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Symbols and order. (Editor's Comments).

Holidays and their symbolism give order and meaning to our lives. People in communities all over the world gather to celebrate special occasions and events. Holidays are a part of our history and our identity. Through the language of symbolism and the ritual of commemoration, people around the globe honor the past, mark the present, and anticipate the future.

Our day-to-day lives are marked by many different celebrations. Some are religious or spiritual in nature. Others, we might call calendar or seasonal holidays. While some holidays have arisen from ancient rituals and folkloric roots, and have evolved or been transformed with the passage of time, others have been created more recently by the passage of laws.

For the most part, holidays are highly symbolic and carry with them images with layers of meaning. The scripts, gestures, and stylized images represent something more than just what you see. They serve as a means of communication that can be both timely and timeless. Common symbolic images have evolved--growing in meaning and complexity--over hundreds or thousands of years. Although the exact history and original meaning of these symbols may be lost to time, they continue to resonate in the present.

While the stylized images of cats, hearts, or holly leaves might be recognized as symbolic by different cultures, the symbolism or meaning of those images might vary considerably from place to place and from era to era. In some cultures, black cats are considered lucky, in others, they are said to bring bad luck. Some cultural groups see them as representations of good, while others associate them with evil. In ancient Egypt they were worshipped and mummified. And the evolution of the jack-o-lantern from the name of a natural phenomenon of spontaneous combustion of methane or marsh gas to a carved and illuminated pumpkin symbolic of death and the spirit world is a compelling story, incorporating a folktale about a doomed blacksmith, turnips, potatoes, and beets.

Oral traditions, such as that of Old Jack the evil blacksmith, evolved as immigrants from various parts of the world to North America intermingled their traditions and developed new ones. Somewhere along the way, Old Jack turned into a pumpkin, and jack-o-lanterns became standard window decorations for American classrooms.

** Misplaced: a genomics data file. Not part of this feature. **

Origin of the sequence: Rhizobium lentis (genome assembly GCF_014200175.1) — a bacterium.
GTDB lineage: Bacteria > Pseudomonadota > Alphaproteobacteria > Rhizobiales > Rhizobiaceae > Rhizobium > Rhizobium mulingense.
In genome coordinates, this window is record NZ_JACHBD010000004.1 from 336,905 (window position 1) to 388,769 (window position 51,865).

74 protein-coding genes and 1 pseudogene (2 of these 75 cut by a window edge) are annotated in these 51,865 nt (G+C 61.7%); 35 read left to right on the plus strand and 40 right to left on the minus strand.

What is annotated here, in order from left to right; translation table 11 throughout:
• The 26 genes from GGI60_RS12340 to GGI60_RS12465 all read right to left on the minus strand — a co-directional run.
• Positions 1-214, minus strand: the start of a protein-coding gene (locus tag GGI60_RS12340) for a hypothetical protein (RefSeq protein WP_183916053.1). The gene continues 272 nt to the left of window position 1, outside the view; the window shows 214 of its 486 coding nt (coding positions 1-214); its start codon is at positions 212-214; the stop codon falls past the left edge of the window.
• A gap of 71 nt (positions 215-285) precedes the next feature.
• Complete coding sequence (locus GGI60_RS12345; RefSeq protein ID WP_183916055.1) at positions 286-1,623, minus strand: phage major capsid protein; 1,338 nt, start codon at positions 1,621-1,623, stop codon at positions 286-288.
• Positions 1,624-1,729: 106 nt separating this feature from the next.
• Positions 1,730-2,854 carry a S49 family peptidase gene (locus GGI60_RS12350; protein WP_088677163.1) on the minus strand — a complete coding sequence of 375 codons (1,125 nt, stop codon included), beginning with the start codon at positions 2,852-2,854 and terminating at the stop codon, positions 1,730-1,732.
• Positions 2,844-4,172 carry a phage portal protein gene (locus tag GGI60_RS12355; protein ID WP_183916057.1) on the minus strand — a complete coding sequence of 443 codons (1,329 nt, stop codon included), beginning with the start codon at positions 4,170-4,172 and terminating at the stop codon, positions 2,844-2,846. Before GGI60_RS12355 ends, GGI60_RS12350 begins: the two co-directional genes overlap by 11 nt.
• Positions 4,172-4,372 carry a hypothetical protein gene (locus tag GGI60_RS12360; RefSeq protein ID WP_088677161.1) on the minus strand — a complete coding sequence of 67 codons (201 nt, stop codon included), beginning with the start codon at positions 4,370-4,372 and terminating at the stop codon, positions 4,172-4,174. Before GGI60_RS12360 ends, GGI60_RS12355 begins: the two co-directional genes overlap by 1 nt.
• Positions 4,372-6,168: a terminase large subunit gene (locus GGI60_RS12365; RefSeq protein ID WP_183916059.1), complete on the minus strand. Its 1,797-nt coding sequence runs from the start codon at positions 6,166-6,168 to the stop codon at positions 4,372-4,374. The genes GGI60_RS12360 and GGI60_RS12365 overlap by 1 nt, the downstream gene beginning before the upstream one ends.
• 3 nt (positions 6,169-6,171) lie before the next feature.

In the history of American schooling and art education practice, there was a time, in another century, when folk traditions, ethnic holidays, and home crafts were intended to unite the different and sometimes divergent cultural elements in classrooms, and ultimately in society, into a harmonious whole. During the early decades of the twentieth century, art activities based on immigrant crafts, folk traditions and ethnic holidays flourished for all ages and all groups. School children adopted the ethnic symbols as their own. These various holiday symbols--turkeys, bats, reindeer, bunnies, black cats, holly, shamrocks, pumpkins, and hearts, to name a few--continue to be seen in holiday art projects today. They have become so commercialized and so stereotyped that few of us know anything about their original meanings.

Although children learn how to make these symbols, their cultural meanings are rarely, if ever, explored. And if their origins and traditions were explored in depth, some would most certainly be banned from the classroom. For example, there are probably few teachers who are aware that when young children dance about a maypole, they are paying tribute to the reproductive powers of males. Of course, this, like the origin of the Easter Bunny as an ancient fertility symbol, can be ignored. This is, as my kids often say to me about my dinner table stories, "TMI, Dad" (too much information).

Opportunities for art expressions associated with holidays can be significant learning experiences if they have meaningful objectives, inspiring art exemplars, contextual references, articulated criteria, and assessment of learning. For students of all ages and in all seasons of the year, the making of art of any kind is not just about how to use materials but, more importantly, why it is worth their time to do it. That's the message we try to put forth in every issue of SchoolArts. That's why the articles in this month's issue are "worth doing" models for teaching about meaning, symbols, and systems of order.
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Article Details
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Author:Katter, Eldon
Publication:School Arts
Article Type:Editorial
Date:Feb 1, 2003
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